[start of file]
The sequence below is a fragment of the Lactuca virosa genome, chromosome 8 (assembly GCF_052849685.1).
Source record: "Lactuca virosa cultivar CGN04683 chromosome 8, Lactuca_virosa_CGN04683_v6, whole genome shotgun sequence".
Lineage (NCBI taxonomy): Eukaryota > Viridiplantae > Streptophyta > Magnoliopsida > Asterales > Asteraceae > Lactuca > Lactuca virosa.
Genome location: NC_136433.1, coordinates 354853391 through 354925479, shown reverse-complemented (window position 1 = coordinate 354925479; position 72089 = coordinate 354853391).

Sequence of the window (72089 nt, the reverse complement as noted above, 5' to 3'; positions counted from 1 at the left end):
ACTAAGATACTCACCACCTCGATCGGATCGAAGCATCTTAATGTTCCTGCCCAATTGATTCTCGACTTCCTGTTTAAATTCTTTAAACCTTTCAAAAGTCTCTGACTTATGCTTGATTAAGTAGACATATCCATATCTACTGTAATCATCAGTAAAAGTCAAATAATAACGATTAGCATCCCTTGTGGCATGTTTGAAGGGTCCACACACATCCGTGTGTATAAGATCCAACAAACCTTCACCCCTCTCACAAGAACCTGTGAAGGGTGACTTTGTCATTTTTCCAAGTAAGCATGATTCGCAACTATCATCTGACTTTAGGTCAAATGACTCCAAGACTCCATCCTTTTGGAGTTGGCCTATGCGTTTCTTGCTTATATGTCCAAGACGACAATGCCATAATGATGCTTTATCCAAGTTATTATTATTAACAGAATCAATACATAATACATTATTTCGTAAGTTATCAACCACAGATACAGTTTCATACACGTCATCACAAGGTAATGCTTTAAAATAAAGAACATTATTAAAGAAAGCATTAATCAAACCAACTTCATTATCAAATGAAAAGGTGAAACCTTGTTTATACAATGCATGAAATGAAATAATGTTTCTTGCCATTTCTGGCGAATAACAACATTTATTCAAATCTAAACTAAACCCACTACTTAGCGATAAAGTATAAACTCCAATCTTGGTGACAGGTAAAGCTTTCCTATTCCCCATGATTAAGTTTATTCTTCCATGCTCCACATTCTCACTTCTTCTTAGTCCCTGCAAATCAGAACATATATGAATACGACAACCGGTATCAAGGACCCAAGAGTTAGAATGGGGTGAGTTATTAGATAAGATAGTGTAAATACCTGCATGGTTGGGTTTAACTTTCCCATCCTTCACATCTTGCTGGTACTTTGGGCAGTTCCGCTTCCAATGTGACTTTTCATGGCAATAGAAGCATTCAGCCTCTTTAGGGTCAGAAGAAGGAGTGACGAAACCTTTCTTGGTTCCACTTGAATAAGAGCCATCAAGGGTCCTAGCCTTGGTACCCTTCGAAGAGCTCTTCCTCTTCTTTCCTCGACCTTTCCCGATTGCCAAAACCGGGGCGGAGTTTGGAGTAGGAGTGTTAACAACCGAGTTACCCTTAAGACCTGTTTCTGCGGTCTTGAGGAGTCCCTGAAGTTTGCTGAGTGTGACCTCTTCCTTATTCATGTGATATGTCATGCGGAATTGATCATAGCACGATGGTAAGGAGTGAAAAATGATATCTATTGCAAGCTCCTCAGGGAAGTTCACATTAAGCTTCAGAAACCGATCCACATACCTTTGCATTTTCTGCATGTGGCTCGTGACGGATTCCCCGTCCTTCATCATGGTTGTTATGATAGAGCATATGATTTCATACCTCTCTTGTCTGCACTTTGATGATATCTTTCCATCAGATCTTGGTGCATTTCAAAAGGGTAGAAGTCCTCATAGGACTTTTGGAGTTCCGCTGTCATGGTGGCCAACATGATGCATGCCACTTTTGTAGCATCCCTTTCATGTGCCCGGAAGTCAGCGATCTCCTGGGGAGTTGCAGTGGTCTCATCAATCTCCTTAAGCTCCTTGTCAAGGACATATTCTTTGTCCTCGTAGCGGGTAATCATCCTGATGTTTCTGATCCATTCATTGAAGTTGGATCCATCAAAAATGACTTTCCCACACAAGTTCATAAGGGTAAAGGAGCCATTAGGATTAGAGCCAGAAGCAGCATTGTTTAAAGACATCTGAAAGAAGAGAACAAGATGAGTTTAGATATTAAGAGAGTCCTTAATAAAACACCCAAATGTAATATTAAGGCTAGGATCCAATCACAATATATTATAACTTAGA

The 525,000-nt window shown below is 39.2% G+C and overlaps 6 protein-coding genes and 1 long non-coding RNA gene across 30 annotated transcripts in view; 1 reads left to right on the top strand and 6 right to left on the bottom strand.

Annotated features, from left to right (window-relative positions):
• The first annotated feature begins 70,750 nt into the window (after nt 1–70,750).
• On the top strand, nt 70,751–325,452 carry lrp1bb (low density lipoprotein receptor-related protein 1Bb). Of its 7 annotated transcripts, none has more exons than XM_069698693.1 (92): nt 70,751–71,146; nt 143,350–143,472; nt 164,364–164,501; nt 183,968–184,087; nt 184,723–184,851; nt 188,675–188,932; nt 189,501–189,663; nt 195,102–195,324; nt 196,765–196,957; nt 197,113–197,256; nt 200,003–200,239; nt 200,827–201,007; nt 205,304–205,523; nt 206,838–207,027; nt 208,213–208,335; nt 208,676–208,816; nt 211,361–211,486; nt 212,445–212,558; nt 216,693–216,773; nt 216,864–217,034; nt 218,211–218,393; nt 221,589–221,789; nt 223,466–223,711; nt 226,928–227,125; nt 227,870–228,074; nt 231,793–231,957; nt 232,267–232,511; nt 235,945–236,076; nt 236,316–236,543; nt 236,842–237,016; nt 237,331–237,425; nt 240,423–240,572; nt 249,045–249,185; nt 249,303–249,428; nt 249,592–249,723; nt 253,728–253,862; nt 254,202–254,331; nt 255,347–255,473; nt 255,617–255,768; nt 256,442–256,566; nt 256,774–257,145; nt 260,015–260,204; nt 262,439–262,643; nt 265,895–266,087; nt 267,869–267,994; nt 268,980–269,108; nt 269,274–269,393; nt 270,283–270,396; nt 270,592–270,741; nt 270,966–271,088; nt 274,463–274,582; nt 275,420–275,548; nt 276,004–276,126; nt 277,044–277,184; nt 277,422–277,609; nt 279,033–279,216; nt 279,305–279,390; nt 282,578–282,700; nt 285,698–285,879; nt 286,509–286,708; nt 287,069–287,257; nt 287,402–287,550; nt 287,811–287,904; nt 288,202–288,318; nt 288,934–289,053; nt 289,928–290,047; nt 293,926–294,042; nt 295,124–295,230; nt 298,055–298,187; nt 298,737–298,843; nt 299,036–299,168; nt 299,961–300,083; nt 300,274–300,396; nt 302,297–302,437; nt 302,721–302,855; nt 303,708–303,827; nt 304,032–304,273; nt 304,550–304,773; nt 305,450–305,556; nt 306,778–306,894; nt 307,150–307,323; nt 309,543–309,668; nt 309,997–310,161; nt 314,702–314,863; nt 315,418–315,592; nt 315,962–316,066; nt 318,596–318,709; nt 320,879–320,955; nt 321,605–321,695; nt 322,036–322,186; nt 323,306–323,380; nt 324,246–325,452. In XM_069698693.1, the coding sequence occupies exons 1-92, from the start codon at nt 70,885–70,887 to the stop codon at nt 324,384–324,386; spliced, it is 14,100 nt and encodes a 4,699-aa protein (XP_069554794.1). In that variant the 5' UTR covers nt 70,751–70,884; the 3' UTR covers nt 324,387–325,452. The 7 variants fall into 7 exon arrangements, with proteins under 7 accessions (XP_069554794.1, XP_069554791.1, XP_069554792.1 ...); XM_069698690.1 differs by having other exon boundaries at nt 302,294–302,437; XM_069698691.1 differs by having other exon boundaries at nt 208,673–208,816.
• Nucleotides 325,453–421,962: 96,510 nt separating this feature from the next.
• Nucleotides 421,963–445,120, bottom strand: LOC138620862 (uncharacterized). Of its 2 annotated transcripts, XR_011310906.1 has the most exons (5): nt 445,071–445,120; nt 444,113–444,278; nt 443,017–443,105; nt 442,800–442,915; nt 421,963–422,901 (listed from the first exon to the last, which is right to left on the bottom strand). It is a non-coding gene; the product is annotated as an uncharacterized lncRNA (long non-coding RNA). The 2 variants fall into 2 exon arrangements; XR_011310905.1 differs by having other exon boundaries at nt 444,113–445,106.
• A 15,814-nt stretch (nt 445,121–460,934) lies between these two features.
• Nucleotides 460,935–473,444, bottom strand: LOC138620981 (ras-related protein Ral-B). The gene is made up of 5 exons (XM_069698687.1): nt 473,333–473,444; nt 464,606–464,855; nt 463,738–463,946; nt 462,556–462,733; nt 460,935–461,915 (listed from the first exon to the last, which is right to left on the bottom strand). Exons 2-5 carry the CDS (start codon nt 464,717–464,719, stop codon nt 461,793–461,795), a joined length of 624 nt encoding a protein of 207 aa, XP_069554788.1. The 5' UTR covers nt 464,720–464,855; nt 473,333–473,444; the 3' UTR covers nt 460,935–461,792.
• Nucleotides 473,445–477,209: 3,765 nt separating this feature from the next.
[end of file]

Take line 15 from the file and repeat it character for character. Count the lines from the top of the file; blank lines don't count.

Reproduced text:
• Nucleotides 473,445–477,209: 3,765 nt separating this feature from the next.